Rescuing Angkor

An unprecedented effort to reclaim the ancient temples from the Cambodian jungle is racing against a tourist onslaught

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“We don’t know for sure whether Suryavarman II himself designed Angkor Wat, or whether he chose an architect of genius,” explains Ang Choulean, director of culture and research for the Cambodian agency in charge of administering Angkor. “But judging from the harmony of the buildings, the space and sculpture, it’s absolutely clear only one individual designed it.”


In 1177, the powerful Cham tribe of central Vietnam rebelled against Khmer rule, stormed into Angkor and occupied the devastated city. But an exiled prince, the future Jayavarman VII, mustered a Khmer army that drove the Chams out of Angkor in 1181. Sculptors generally portrayed the Buddhist monarch as a serene figure, but Jayavarman VII was an ambitious ruler determined to leave his legacy in stone. On the ruins of the old city he established the widemoated citadel of Angkor Thom and erected many of Angkor’s major monuments, including Ta Prohm, Preah Khan and the Elephant Terrace. Bayon, his greatest achievement, contains incomparable bas-reliefs honoring his battles with the Chams.


Angkor remained the capital of the kingdom until the late 16th century, when it was eclipsed by Phnom Penh, the more accessible MekongRiver port and soon a major hub of Asian trade. Over the next hundred years, the great metropolis of Angkor disintegrated into scattered villages as its crumbling temples were engulfed by the jungle. Only Angkor Wat remained in use.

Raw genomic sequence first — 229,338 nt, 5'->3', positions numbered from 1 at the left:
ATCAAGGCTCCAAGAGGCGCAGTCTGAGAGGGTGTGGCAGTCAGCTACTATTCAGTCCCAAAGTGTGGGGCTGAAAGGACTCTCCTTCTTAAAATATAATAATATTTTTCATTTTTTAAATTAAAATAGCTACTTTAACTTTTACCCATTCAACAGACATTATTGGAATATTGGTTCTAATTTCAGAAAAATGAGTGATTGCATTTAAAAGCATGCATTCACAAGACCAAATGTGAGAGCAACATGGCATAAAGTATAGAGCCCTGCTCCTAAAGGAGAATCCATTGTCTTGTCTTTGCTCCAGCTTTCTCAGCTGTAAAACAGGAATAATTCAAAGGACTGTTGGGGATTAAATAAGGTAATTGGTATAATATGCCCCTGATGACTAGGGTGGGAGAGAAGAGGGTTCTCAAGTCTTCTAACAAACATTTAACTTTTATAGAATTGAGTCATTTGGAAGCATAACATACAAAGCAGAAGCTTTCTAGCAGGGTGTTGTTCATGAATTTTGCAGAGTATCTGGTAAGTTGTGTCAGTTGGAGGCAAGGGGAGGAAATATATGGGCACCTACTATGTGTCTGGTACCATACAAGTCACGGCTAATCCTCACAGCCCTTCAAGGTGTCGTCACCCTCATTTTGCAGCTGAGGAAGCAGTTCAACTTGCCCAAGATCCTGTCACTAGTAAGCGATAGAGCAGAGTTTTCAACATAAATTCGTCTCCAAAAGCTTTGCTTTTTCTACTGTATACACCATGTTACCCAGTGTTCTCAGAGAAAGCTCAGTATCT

Obscure records indicate that although Portuguese explorers and missionaries stumbled across Angkor in the 16th century, the ancient city was little known to the West until Bouillevaux’s 1858 memoir and, especially, Mouhot’s account, which was published posthumously in 1863 and caused a worldwide sensation. (Mouhot died of fever and exhaustion in 1861 in Laos.) His lyrical descriptions of Angkor Wat paid homage to its builders, speaking of an “Eastern Michelangelo creating his masterpiece.” In the 1870s, French archaeologist Louis Delaporte collected 70 sculptures from Angkor, many of which are now in the GuimetMuseum in Paris. (Cambodia was under French colonial rule from 1884 to 1953.) In 1923, André Malraux—later to become a renowned novelist, philosopher and France’s first culture minister—was arrested by French colonial authorities for stealing four carved apsaras from the tenth-century templeBanteay Srei. When the 22-year-old author was put on trial, he was forced to return the statues and was given a year’s suspended sentence.


In 1907, a French archaeological research organization took charge of conserving Angkor’s mysterious temples. “Here magnificence and simplicity come together, timelessness and decay, beauty and the harsh realities of war and toil that drove the creation of this magnificent place,” says Bonnie Burnham, president of the World Monuments Fund.


About Richard Covington

Richard Covington is a Paris-based author who covers a wide range of cultural and historical subjects and has contributed to Smithsonian, The New York Times and the International Herald Tribune, among other publications.

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